All of France is a gallery without walls, and with a new government eager to support the arts. Consequently, in small towns and cities throughout France, there are outdoor installations, hundreds of roving exhibitions, and a general interest and appreciation of young artists' work.
Try to visit Paris before Nov. 2, when Amours closes at the Cartier Foundation for Contemporary Art on Boulevard Raspail. As theme shows go, this one's a winner with 100 works--paintings, drawings, sculptures, video and photographs--that fully document the overwhelming experiences of all types of love. Among the short videos, a great favorite is Andre Bonzel's scenes of people arriving at an airport, met by people they love. Shown in slow motion, the hugs, kisses, looks and tears are very moving.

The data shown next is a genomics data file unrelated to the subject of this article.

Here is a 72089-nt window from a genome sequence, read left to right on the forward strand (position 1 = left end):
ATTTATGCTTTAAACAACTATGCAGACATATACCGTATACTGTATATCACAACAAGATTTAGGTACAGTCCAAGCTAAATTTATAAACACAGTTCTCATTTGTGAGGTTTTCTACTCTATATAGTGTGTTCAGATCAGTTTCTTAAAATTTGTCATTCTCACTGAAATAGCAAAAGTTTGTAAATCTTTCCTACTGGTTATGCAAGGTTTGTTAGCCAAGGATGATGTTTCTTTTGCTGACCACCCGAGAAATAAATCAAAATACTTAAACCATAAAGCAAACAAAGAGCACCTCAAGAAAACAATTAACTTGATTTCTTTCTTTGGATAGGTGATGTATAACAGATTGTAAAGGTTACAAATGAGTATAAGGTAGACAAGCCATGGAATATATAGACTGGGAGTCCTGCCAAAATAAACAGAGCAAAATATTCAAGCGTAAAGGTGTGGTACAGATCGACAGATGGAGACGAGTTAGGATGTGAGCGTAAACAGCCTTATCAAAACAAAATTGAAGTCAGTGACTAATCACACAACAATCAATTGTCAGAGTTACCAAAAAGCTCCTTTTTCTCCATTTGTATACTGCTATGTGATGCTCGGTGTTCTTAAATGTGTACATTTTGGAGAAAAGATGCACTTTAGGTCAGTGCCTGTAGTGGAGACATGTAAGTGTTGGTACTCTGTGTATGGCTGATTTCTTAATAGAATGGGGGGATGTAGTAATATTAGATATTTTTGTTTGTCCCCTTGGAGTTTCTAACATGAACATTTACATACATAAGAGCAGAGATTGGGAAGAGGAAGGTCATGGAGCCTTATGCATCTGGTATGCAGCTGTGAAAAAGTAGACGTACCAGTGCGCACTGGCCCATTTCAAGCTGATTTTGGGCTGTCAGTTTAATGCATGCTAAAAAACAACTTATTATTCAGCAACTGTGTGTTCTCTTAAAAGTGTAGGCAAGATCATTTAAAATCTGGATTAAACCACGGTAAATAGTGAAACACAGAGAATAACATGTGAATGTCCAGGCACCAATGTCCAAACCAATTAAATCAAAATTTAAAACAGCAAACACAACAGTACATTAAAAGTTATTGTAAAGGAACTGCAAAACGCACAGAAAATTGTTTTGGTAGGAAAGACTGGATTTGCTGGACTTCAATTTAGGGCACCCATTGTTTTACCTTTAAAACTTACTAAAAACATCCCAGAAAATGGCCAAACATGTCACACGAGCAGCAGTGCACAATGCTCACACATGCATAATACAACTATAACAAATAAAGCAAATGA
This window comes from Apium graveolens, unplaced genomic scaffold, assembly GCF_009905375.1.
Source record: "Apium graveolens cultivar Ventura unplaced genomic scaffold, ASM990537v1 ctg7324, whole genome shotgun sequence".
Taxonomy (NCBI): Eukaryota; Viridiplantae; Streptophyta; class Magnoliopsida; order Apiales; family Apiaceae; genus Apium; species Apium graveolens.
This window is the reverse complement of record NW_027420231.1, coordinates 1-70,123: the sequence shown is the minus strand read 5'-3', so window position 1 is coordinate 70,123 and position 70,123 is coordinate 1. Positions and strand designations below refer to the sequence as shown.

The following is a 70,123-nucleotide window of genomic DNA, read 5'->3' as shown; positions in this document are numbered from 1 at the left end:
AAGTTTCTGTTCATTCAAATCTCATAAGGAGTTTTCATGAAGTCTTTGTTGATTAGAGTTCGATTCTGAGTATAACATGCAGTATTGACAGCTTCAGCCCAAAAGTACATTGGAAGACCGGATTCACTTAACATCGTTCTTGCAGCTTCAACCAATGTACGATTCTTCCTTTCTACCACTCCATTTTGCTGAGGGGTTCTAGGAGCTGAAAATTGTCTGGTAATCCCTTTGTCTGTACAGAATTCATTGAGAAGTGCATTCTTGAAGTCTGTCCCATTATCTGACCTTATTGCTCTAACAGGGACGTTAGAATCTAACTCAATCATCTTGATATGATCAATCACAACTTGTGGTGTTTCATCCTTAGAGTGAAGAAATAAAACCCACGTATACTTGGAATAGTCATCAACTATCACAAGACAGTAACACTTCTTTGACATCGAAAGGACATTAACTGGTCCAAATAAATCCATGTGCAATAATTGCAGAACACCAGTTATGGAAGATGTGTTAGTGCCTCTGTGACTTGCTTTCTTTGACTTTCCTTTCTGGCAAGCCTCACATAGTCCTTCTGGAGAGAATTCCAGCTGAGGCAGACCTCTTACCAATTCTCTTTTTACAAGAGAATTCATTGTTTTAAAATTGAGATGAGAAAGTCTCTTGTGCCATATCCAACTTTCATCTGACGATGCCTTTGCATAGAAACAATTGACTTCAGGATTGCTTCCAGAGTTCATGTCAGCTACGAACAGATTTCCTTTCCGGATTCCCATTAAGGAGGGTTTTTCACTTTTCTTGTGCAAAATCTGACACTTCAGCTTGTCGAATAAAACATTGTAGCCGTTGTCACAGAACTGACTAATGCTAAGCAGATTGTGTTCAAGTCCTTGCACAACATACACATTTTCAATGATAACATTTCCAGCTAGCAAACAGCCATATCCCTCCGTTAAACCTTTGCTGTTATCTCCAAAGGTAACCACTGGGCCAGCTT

A new photography fair called Paris Photo will be held in November at the Carrousel du Louvre (enter via the Pyramid) where you'll be able to see much of the latest mixed-media work. While Paris's 4th and 7th arrondissements remain as popular with art dealers as New York's SoHo and Chelsea, the cutting-edge is shifting slowly to rue Louise Weiss in the 13th arrondissement, near the new Bibliotheque Nationale. Among the most exciting new galleries are Jennifer Flay and Emmanuel Perrotin.
Unfortunately, the hugely popular Centre Georges Pompidou is mostly closed for renovation. But there's always performance art in the plazas surrounding it.